Edward looked at the canvas he had spent all summer on. It had four brand new razor slashes across it–a creative addition by his newly-exed girlfriend, Mia. A real hot-head. Perpetually pissed and ready to shoot hostages, she finally blew. Earlier, she had taken all her stuff and left, but not before vandalizing some of his best work.
He fished out a half a butt from the ashtray and lit it. Easy come, easy go. The girlfriend, not the painting. He wasn’t so flippant about that yet. Fucking oil paint. Took forever to dry. He really tried with that one. Not his usual slap and splash.
It was of a cartoon devil smelling the stocking-clad leg of a fat woman eating a drum stick. A signature piece. Now ruined.
Fortunately, he had been suffering loss his whole life. This stung, but not enough to want to make him change anything. Except maybe to go back to acrylics.
And keep his fucking mouth shut about Pilates. That’s what started all this.
He got up and walked to the fridge. He opened it and counted seven beers left. He closed it and put on his jacket. He felt around for the keys in the pocket. Not there. Oh man. He walked over to the window and lifted the blinds.
It was gone.
Walking to the liquor store, he debated calling the cops. They ask too many questions. He’d somehow wind up getting arrested. So he wrote off the car too. He had paid $1.700 cash for it three years ago. The last time he sold any work. All was not lost. He still had some bolt cutters. In the morning, he’d take a bus to the junior college and clip himself off a bike until he could figure things out.
He walked into the liquor store. Devon the Dick was working. Great. Not in the mood for his brand of ball-busting. Not tonight. Feeling too sensitive.
“Ah, it’s the great arteest!” he greeted.
“Ah, it’s the great liquor store clerk, ” Edward greeted back.
Motherfucker. At least I’m trying. Living off the largess of some pretty vulnerable people, but I’m still trying.
Edward put two six packs of Steel Reserve on the counter. Devon the Dick looked down and smiled.
“Uh-oh! 211 in progress!”
“Yeah, that’s funny. A half a pint of Dark Eyes.”
“Hey, the good stuff! You must have sold one of your masterpieces.”
“And Camel light, hard pack, please.”
Why is it that some guys can only communicate by being assholes? It was always something with this one. A remark about the shoes. The gut. The cheap shit you’re drinking. Always a jab. Fucker dying behind the counter of some shit-hole liquor store trying to make me feel like the loser.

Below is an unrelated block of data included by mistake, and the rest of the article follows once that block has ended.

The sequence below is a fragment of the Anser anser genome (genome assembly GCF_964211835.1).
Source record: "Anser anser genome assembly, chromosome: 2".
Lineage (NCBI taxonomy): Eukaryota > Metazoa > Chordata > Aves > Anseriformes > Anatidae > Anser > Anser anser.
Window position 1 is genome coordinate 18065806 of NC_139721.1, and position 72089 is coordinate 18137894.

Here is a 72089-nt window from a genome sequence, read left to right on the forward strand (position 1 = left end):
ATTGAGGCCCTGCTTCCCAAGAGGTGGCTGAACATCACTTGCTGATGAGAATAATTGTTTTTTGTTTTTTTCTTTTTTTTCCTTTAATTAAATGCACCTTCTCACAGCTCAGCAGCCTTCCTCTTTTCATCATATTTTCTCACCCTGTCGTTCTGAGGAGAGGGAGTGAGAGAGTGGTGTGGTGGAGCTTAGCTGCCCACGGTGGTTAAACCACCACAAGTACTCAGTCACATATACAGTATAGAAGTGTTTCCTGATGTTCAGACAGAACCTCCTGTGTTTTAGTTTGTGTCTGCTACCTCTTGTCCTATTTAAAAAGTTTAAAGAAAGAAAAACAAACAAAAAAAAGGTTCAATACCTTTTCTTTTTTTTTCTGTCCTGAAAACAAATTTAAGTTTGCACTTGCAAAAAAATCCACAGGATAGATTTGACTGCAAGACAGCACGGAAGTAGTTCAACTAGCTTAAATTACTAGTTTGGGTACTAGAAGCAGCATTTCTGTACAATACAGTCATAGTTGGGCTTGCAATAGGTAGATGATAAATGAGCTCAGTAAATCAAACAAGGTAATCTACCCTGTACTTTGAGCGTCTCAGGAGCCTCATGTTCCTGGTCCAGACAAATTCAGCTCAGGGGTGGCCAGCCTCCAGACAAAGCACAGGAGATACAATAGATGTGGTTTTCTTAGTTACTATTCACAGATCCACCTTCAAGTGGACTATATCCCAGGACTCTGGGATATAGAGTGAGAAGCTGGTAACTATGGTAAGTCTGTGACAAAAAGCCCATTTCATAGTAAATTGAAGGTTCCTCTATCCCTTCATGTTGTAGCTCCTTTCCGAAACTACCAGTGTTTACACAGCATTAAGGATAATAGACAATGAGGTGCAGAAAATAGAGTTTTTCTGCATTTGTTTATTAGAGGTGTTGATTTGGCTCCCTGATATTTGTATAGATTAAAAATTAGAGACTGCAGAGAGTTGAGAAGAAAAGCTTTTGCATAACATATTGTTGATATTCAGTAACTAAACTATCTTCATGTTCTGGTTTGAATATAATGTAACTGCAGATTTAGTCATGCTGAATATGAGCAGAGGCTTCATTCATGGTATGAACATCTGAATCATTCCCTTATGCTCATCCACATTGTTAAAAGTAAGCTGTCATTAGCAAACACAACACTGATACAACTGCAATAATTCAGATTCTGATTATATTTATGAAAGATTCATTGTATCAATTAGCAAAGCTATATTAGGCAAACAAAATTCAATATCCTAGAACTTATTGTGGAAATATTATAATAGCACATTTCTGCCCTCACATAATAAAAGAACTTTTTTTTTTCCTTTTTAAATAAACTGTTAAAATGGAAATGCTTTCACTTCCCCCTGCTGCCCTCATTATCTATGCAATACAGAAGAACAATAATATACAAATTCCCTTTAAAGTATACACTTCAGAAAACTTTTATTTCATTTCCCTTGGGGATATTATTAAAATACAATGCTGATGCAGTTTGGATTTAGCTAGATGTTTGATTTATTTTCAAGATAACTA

He took the bag and started to walk out. Here it comes. He could count. One…two…three.
“Hey, don’t forget us when you’re famous!”
“Yeah, don’t worry.”
You never forget the demons that have tormented you…as you lay in bed at night, chainsawing their heads off.
Edward knew he wasn’t going to make it. He knew a long time ago. Way before he blew his art school student loan smoking opium with that coven of performance art lesbians. A good time, for sure, but not the power career move it felt like at the time. Eventually, The Academy of Art kicked his can down the road. He wound up delivering pizzas and eating handfuls of mail-order Tramadol to ween off the poppy. Then he borrowed more money from his grandmother and moved back home.
He was resigned to languish in obscurity, using the tortured artist bit to cut him slack for his fuck-ups. Show some stuff in group shows. Try to bed chicks that go to those. That would be good enough. It would have to be.
While he knew he had some talent, he also knew that he lacked the self-promotion skills that move you up the gallery food chain. He sucked at talking about his work.
“Tell me about this piece, Edward,” some divorcee in a western skirt and concho belt would ask.
“It’s a man licking a dog’s balls,” he’d say, which would be very clever, if it really wasn’t.
For a while, he tried playing the disinterested iconoclast, but it seemed his disinterest was contagious. The less he acted like he cared about his work, the more people seemed to want to join in. And not care about it either.
His new plan was to create a body of work while drinking himself to death. A tragic death would have to help sales. Trouble was, the older he got, the less tragic his death would be. It was now a race against time.
He was walking along when he felt his his phone buzz in his pocket. A text.
“I am telling EVERYBODY about the herpes!!! ;)”
He put the phone back and climbed the stairs to his apartment. He could hear Narco rap blasting from the neighbor next door, a latino kid, that installed garage door openers. He was okay. Always had pretty good weed. Told him about the volume, but he always claimed to forget. Good weed will do that.
He went inside, and put the beer in the refrigerator. He snapped off the cap of the vodka and took a long hit. It tasted oily. Dark Eyes. He opened a beer and sat down on the couch. He looked at his slashed painting.
The longer he stared, the more he liked it. It really was a signature piece. Now.
After his death, it sold for $1.700.